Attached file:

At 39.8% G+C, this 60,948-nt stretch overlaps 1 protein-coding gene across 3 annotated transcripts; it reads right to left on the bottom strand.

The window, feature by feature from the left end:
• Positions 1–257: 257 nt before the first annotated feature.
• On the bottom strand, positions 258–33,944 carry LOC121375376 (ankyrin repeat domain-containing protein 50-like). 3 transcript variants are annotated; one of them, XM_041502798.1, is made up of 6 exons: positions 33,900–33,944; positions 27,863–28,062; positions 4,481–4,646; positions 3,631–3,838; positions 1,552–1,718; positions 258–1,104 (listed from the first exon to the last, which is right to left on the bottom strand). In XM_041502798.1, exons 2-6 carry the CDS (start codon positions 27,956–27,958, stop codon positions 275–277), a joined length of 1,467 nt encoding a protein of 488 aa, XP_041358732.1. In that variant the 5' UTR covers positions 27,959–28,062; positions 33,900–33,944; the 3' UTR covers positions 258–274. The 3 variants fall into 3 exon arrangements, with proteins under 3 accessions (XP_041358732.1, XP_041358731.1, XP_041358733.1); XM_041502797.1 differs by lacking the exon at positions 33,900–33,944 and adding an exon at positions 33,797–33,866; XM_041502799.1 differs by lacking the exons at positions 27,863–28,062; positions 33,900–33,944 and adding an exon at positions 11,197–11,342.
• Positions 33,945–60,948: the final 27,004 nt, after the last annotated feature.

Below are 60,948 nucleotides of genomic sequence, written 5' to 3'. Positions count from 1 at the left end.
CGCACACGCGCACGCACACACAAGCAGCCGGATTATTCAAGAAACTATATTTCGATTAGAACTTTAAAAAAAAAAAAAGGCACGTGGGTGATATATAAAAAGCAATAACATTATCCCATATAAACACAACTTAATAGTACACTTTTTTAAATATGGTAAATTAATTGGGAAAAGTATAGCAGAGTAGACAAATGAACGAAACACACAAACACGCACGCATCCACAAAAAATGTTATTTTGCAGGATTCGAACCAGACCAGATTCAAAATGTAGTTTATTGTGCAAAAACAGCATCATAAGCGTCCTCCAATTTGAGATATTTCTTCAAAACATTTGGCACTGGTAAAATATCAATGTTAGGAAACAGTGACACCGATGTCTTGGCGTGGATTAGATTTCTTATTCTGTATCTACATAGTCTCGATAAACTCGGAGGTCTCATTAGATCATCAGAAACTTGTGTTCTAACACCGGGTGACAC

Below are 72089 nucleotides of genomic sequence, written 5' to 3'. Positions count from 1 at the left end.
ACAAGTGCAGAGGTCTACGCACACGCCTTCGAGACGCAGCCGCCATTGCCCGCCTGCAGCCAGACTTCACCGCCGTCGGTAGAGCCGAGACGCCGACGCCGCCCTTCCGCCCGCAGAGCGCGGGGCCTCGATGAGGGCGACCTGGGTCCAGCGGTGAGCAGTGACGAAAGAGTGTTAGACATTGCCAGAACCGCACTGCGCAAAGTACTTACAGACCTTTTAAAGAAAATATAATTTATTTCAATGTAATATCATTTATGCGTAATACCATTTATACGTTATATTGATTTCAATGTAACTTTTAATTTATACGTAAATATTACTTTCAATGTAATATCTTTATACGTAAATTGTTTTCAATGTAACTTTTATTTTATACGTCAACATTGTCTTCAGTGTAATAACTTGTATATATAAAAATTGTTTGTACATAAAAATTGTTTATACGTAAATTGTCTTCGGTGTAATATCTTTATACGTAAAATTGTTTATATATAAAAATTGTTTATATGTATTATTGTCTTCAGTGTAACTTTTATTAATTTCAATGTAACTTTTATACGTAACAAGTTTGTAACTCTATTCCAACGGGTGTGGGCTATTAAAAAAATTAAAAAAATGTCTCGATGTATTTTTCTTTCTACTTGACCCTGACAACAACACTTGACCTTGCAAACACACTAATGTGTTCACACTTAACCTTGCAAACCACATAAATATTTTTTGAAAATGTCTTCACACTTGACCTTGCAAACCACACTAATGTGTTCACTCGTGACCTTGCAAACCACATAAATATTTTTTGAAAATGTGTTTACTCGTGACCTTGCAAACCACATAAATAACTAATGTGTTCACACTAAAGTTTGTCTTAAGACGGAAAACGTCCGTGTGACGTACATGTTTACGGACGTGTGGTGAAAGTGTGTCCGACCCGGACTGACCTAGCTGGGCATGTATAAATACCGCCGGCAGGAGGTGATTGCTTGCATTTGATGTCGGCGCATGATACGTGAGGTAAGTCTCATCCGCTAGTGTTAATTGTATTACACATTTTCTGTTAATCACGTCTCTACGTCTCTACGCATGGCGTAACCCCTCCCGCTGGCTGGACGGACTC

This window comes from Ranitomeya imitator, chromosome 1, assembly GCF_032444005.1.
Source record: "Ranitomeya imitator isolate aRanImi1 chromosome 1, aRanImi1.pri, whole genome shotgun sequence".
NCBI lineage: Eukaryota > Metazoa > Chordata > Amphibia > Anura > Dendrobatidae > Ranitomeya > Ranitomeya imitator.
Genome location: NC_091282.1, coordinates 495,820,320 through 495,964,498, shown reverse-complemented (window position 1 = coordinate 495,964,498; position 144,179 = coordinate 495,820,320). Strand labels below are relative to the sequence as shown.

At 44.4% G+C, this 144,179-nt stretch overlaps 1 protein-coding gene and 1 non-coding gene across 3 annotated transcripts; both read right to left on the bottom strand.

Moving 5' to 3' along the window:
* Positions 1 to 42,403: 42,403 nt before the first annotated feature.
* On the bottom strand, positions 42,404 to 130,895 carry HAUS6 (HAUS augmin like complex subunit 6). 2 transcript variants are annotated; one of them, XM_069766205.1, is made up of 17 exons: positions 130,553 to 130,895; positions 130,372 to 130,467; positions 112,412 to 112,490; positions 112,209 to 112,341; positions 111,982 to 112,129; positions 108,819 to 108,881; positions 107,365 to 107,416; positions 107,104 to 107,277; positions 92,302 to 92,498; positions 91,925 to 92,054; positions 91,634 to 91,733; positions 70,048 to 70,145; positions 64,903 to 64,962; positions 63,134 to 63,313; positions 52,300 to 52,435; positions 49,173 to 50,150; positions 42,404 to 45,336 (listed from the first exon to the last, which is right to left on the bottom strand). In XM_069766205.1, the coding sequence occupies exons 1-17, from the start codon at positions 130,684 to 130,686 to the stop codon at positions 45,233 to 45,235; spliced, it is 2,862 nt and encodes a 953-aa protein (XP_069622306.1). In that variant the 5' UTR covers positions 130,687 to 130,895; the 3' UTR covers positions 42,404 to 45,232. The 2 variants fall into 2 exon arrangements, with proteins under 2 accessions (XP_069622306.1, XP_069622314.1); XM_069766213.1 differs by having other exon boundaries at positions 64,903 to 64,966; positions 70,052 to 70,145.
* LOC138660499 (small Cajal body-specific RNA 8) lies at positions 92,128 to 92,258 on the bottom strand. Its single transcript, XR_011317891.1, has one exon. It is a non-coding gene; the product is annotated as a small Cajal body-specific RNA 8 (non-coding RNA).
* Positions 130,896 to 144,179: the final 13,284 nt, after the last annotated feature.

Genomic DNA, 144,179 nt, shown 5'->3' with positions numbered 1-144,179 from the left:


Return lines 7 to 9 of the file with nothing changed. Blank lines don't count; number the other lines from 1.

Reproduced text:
CGCACACGCGCACGCACACACAAGCAGCCGGATTATTCAAGAAACTATATTTCGATTAGAACTTTAAAAAAAAAAAAAGGCACGTGGGTGATATATAAAAAGCAATAACATTATCCCATATAAACACAACTTAATAGTACACTTTTTTAAATATGGTAAATTAATTGGGAAAAGTATAGCAGAGTAGACAAATGAACGAAACACACAAACACGCACGCATCCACAAAAAATGTTATTTTGCAGGATTCGAACCAGACCAGATTCAAAATGTAGTTTATTGTGCAAAAACAGCATCATAAGCGTCCTCCAATTTGAGATATTTCTTCAAAACATTTGGCACTGGTAAAATATCAATGTTAGGAAACAGTGACACCGATGTCTTGGCGTGGATTAGATTTCTTATTCTGTATCTACATAGTCTCGATAAACTCGGAGGTCTCATTAGATCATCAGAAACTTGTGTTCTAACACCGGGTGACAC

Below are 72089 nucleotides of genomic sequence, written 5' to 3'. Positions count from 1 at the left end.
ACAAGTGCAGAGGTCTACGCACACGCCTTCGAGACGCAGCCGCCATTGCCCGCCTGCAGCCAGACTTCACCGCCGTCGGTAGAGCCGAGACGCCGACGCCGCCCTTCCGCCCGCAGAGCGCGGGGCCTCGATGAGGGCGACCTGGGTCCAGCGGTGAGCAGTGACGAAAGAGTGTTAGACATTGCCAGAACCGCACTGCGCAAAGTACTTACAGACCTTTTAAAGAAAATATAATTTATTTCAATGTAATATCATTTATGCGTAATACCATTTATACGTTATATTGATTTCAATGTAACTTTTAATTTATACGTAAATATTACTTTCAATGTAATATCTTTATACGTAAATTGTTTTCAATGTAACTTTTATTTTATACGTCAACATTGTCTTCAGTGTAATAACTTGTATATATAAAAATTGTTTGTACATAAAAATTGTTTATACGTAAATTGTCTTCGGTGTAATATCTTTATACGTAAAATTGTTTATATATAAAAATTGTTTATATGTATTATTGTCTTCAGTGTAACTTTTATTAATTTCAATGTAACTTTTATACGTAACAAGTTTGTAACTCTATTCCAACGGGTGTGGGCTATTAAAAAAATTAAAAAAATGTCTCGATGTATTTTTCTTTCTACTTGACCCTGACAACAACACTTGACCTTGCAAACACACTAATGTGTTCACACTTAACCTTGCAAACCACATAAATATTTTTTGAAAATGTCTTCACACTTGACCTTGCAAACCACACTAATGTGTTCACTCGTGACCTTGCAAACCACATAAATATTTTTTGAAAATGTGTTTACTCGTGACCTTGCAAACCACATAAATAACTAATGTGTTCACACTAAAGTTTGTCTTAAGACGGAAAACGTCCGTGTGACGTACATGTTTACGGACGTGTGGTGAAAGTGTGTCCGACCCGGACTGACCTAGCTGGGCATGTATAAATACCGCCGGCAGGAGGTGATTGCTTGCATTTGATGTCGGCGCATGATACGTGAGGTAAGTCTCATCCGCTAGTGTTAATTGTATTACACATTTTCTGTTAATCACGTCTCTACGTCTCTACGCATGGCGTAACCCCTCCCGCTGGCTGGACGGACTC